Ten years ago, in the middle of an ugly divorce, the most banal of realizations came upon me: In order to find a path out of the mess I’d made, I needed to wrestle with the history that had shaped me. My mother, the late African-American writer, filmmaker, and activist Kathleen Collins, died of breast cancer in 1988 at age 46, when I was still a teenager, leaving me to care for my younger brother. Our parents had split when we were toddlers, and we had been raised by a single, black artist mother, vibrant yet frequently depressed, and unwavering in her commitment to her work. She had kept her illness a secret until two weeks before she died.

In those first few weeks after we buried her, I filled an old steamer trunk with every scrap of paper I could find among my mother’s things: copies of her many plays, short stories, screenplays, journals, letters; and VHS tapes of her two films, The Cruz Brothers and Miss Malloy and Losing Ground, neither of which had been released theatrically. Along with her work and personal correspondence, there were photographs of her ancestors dating back to 1700s New Jersey farmland, snapshots of her singing with Freedom Riders in Albany, Georgia, in 1962, and a handful of high-quality artistic images of her taken by my father when they were still in love. Over the next two decades, that heavy trunk moved with me everywhere I lived. It was a coffee table in my first studio, spent some time at the foot of my bed in my 20s, and eventually, when I had a house, was relegated to my basement. I often wanted to look inside, and a few times I made tentative forays, but the sight of my mother’s familiar scrawl on the pages made me feel shaky. It was simply, for a very long time, too sad for me to hear her voice again…

…Eighteen years later, on a still midsummer day, I turned to the trunk in earnest. I was upstate, in the home I’d made for myself and my four children in the wake of my divorce. Surrounded by optimistic colors, I lifted the handle in hope of understanding so many things. Reaching inside, I pulled out yellowed reams of paper, some handwritten, others typed. There were short stories I never knew existed, about growing up black bourgeoise in Jersey City; others that fictionalized the intense civil rights work she did with SNCC in her 20s (she worked on voter registration and speechwriting). I found accounts of her difficult relationships with men, from my white father to the playwrights, actors, and writers who followed. I discovered plays and screenplays about the loss of her own mother—my grandmother died when my mother was five months old—and her stern father. After years of being afraid to delve in, I now couldn’t stop reading. The stories were like a portal to her inner life, the themes and characters both strange and familiar, in that way that everything about our parents somehow already exists within us…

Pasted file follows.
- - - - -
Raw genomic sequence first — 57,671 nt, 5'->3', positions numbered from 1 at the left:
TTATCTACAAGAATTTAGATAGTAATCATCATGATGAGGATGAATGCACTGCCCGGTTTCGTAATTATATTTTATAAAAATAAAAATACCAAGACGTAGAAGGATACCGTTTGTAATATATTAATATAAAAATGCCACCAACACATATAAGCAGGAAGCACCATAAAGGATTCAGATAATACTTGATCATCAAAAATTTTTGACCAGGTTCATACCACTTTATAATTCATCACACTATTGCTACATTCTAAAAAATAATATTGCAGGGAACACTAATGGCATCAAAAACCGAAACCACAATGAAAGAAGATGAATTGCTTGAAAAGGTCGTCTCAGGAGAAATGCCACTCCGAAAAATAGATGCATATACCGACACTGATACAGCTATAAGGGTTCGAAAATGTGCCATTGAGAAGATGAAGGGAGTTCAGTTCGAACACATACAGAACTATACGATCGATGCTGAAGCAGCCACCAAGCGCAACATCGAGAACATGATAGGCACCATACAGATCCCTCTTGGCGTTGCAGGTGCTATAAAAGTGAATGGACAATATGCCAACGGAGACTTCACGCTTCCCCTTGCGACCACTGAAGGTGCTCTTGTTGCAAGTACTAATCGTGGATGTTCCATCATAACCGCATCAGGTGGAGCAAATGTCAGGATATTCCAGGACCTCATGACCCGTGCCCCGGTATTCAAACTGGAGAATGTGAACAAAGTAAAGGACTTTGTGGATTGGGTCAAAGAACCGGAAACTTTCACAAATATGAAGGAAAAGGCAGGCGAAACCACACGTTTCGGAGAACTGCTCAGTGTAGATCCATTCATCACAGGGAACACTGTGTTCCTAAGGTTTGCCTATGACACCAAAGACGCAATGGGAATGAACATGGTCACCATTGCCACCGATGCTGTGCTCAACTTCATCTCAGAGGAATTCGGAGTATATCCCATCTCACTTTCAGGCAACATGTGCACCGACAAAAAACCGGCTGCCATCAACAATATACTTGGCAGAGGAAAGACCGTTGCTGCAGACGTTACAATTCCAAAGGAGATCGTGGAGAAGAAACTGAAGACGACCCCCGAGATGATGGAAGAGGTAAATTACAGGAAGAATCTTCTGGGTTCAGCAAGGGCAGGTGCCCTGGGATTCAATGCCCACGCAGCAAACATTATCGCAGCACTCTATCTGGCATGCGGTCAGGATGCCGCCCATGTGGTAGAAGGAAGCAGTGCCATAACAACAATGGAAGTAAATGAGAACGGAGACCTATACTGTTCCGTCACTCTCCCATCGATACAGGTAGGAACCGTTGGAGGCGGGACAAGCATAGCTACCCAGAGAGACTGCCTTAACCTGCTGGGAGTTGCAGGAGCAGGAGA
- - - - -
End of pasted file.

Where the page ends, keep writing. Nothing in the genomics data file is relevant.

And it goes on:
Read the entire article here.

Tags: , , , ,

Colorism and interracial dating bring the “ish” in Black-ish into focus

Posted in Articles, Communications/Media Studies, Media Archive, United States, Women on 2016-12-03 02:04Z by Steven

Colorism and interracial dating bring the “ish” in Black-ish into focus

A.V. Club
2016-12-01

Ashley Ray-Harris, Contributor


Marcus Scribner (left) and Annelise Grace

“A black woman would know”

This Black-ish review is late. It’s incredibly late because this was a complex episode to approach. As soon as the cold open ended with Bow’s disdainful expression as she saw Junior’s white girlfriend, my phone started going off. My mom texted, “Wow, they’re really gonna do this?” From a distance, “Being Bow-racial” may seem like a problematic, racist, weird episode of Black-ish. Why would Bow—an educated, wealthy, tolerant doctor—care that her son is dating a white girl? But, in reality, the episode addresses some of the most guarded, internal secrets within the black community—colorism, interracial dating, the black man’s fear of white women, and everyone’s fear of black women. “Being Bow-racial” is Black-ish finally addressing the “ish” that looms heavily over its title and the results are stellar.

“Being Bow-racial” is an episode that feels incredibly personal to me, which might make it difficult to be objective, but it’s truly a story I’ve never seen given such attention on broadcast TV. The second Junior introduced Megan, I found myself making the same face as Bow for the same reasons—she’s white. This isn’t because Bow and I are racists, in fact, the episode does an amazing job of pointing out that Bow’s issue is an internal issue that stems from her own conflicting feelings and uncertainty around her blackness. Yet, If you’re not familiar with colorism in the black community or tropes like the tragic mulatto, you might not understand how deeply these factors actually affect black women…

Read the entire article here.

Tags: , , , , ,

Shanya Hayes | In Her Own Voice

Posted in Articles, Media Archive, Social Science, United States, Videos, Women on 2016-11-29 02:01Z by Steven

Shanya Hayes | In Her Own Voice

The Insight Center for Community Economic Development